Revamped Re-entry

Or … how are you getting back in?

Learning process - A police car parked on a city street - Florida Keys

So, you’ve evacuated and you want back in? Well, there’s a new process in place for the Florida Keys that is a combination of the car window-sticker and a “placard.”

The sticker will function as it always has — color coded to reflect the Upper, Middle or Lower Keys. This most likely will not come into play until the “Ollie Ollie Oxen Free” signal has been given by county officials that regular residents may return.

But the people who are needed directly after a major storm will be issued placards. Law enforcement will check those at traffic barricades limiting access to the Keys. (This is one instance where it’s helpful to have only one road in and one road out.)

The placards would identify two different groups: emergency services workers and government employees in the first; then other workers necessary for recovery, like employees of banks. Placards will be issued to, for example, the owners of construction companies with access to heavy equipment or grocery store managers and key personnel. The private-sector group applies directly to Monroe County for the placards.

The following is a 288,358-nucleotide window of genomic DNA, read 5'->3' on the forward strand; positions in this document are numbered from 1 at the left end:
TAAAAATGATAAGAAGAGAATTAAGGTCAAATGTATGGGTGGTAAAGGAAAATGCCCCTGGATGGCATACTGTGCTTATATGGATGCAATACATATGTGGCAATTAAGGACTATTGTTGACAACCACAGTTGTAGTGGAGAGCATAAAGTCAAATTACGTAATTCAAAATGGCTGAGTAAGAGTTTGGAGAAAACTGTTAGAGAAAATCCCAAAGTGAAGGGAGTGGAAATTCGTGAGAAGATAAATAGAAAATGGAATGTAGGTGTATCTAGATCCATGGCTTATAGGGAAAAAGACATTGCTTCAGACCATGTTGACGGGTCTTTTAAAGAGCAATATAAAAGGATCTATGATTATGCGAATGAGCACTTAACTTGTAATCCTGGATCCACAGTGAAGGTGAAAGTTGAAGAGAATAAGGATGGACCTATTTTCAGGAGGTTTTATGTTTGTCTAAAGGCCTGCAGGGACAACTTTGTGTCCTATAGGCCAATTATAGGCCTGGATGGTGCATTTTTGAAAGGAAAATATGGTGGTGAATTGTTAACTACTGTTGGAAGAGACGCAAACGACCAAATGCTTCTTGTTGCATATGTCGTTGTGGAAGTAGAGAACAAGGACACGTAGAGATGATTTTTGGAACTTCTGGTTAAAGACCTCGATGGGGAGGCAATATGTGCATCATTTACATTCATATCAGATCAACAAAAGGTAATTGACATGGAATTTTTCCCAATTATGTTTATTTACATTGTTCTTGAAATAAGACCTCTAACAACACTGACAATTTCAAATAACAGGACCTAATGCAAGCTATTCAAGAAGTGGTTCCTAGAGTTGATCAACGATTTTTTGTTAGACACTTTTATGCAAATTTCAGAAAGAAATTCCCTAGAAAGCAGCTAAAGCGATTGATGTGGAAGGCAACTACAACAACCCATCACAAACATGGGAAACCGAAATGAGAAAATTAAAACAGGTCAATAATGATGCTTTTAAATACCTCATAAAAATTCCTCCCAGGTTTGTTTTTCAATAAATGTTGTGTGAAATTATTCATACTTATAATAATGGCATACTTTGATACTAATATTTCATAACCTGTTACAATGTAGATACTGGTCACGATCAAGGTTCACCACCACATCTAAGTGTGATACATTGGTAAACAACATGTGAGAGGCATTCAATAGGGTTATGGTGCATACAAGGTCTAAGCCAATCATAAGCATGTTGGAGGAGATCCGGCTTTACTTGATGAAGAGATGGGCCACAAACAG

There’s one other option for early re-entry — to be a certified Monroe County volunteer. Those who take the 32 hours of training will be granted advanced re-entry in the second placard group. They even have a special name — Monroe Emergency Reserve Corps, or MERC. Members of MERC would take part in Community Emergency Response Training, CERT, which is 32 hours of training for dealing with a disaster.

“I’ve had people say that MERC members will only use it to come back into the Keys early and go take care of their own homes,” said Marty Senterfitt, the county’s emergency management director. “I’m good with that because the CERT concept is, you come in and help yourself first, then help your neighborhood, then help your community, then help your county.”

For more information about becoming a volunteer, visit www.monroecounty-fl.gov/volunteermonroe. To learn more about the placard system, visit www.monroecounty-fl.gov and search for the public information office.

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Sara Matthis thinks community journalism is important, but not serious; likes weird and wonderful children (she has two); and occasionally tortures herself with sprint-distance triathlons, but only if she has a good chance of beating her sister.